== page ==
There’s no shortage of morbid curiosity surrounding death. But according to the researchers behind this project, known as the Death Prediction and Physiology after Removal of Therapy Study, or DePPaRT, there’s a lot we don’t know for sure about a person’s last minutes of life.
Since 2014, they’ve been collecting vital sign data from dying patients in Canada, the UK, and the Czech Republic as part of their work.
Nowadays, doctors in Canada are told to wait at least five minutes after blood circulation has stopped after the end of life support before officially calling a person’s time of death (in the U.S, two to five minutes is recommended). In the patients this team studied, there were no cases where doctors were wrong about their determination of death. That said, the movie-friendly sign of death—an immediate flatline on a EKG monitor—wasn’t completely right, either.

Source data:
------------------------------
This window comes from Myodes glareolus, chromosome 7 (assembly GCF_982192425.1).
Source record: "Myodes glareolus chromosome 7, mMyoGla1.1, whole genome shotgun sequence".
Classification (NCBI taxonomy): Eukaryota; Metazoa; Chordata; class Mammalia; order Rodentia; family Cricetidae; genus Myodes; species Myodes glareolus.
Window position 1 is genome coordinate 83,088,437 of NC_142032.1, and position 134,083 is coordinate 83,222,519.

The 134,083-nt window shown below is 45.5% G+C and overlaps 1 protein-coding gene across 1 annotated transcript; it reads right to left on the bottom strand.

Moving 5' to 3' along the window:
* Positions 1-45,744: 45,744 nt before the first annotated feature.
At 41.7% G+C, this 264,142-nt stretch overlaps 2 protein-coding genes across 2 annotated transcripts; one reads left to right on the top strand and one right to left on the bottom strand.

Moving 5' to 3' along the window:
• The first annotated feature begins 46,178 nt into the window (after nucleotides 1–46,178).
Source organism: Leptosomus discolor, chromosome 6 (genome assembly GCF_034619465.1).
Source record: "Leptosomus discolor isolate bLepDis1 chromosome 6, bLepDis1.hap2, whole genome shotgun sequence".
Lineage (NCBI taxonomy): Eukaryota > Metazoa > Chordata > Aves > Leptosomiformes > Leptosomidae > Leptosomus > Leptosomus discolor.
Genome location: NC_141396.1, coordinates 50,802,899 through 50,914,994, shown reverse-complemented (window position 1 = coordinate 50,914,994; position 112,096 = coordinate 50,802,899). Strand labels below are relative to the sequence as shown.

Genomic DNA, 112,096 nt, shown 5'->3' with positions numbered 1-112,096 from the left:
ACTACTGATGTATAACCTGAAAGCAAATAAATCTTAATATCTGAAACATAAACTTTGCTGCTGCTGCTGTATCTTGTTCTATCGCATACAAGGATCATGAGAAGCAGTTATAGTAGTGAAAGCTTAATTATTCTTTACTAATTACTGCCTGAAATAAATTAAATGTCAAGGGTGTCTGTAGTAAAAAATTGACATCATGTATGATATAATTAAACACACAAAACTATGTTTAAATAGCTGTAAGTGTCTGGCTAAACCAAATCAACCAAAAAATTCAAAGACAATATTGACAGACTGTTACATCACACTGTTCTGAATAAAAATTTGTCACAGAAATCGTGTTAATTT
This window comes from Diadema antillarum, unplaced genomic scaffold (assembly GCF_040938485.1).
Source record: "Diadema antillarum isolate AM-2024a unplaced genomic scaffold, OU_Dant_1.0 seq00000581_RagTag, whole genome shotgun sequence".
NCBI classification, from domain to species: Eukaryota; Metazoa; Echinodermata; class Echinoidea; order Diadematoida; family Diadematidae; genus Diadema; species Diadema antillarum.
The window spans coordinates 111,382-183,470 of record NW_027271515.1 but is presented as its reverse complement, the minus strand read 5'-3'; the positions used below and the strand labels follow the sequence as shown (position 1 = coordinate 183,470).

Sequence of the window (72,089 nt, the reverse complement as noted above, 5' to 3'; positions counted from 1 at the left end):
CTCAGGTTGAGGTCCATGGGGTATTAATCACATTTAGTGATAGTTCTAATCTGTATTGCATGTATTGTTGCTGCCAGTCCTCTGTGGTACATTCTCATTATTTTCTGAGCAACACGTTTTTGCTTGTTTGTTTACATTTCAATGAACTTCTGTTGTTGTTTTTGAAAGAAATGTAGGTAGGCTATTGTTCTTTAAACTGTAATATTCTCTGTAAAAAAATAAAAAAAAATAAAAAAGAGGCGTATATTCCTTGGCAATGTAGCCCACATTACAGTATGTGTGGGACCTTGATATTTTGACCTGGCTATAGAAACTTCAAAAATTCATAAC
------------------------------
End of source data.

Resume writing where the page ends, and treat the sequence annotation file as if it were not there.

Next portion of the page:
Sometimes, in about 14% of patients, there were on-and-off moments of cardiac activity. Importantly, though, these moments usually lasted for a few seconds and didn’t result in the heart fully restarting or in people suddenly waking back up.
“Doctors and families should be aware about this happening 14% of the time. But they also should be reassured that it doesn’t mean that the person will come back to life,” [lead researcher Sonny] Dhanani said.